Communicating to "Multitaskers"
Can you multitask? Really? Scholars today would say that you can't (Sousa, 2011). They may acknowledge your ability to shift quickly between tasks but wouldn't confuse this with the ability to actually focus on two things at once. The truth is that your alternating your focus on complex tasks results in a loss of cognition. It is not wise to divide your efforts when working on something of importance. The net result is one of lesser impact spread over a wider range of projects. I see how people confuse multitasking with task shifting. We can shift our focus so quickly, it may seem as if we are actually doing two things at once. The fact that we can quickly move our focus from one thing to the other is not an argument to do so. Surely, there are moments when this is necessary. We have three little kids; without task shifting I am sure that one of them would not be alive today. However, this is exhausting, less effective, and… uh, did I mention exhausting.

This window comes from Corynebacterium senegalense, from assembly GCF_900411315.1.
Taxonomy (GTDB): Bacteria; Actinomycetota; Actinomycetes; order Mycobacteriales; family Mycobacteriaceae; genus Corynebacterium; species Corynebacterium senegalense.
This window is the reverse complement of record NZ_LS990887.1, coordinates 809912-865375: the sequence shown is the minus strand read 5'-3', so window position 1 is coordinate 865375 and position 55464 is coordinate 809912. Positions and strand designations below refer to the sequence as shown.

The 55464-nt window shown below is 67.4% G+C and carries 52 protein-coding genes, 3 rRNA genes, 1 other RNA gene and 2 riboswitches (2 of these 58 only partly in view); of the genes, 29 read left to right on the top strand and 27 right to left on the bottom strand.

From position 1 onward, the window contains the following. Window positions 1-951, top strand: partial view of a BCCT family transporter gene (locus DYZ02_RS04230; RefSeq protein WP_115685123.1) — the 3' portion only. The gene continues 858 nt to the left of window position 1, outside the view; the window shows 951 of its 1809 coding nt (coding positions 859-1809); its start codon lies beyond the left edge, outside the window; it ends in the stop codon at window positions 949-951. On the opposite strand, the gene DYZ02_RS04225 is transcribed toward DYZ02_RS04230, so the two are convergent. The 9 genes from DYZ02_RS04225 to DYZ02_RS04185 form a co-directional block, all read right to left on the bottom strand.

Alternating focus results in a loss of cognition.
I think that we can gain attention and focus in today’s media-driven society in a few ways. Chip and Dan Heath (2007) describe a series of steps that one can employ in order to make ideas “sticky.” These include the leveraging of simplicity, unexpectedness, concreteness, credibility, emotions, all wrapped up in some sort of narrative. Of these techniques, I like unexpectedness the most. Take this cat for example:
That was unexpected. Try to forget it. I rest my case.
But we can employ tactics like this as communicators as well. When we give people what they expect we can make it too easy for them. When they are required to lean in a bit, and pay attention their retention goes way up. Sometimes we feel so compelled to spoon feed our audiences. I think it is OK, even good, to catch them a bit off guard and to do something memorable.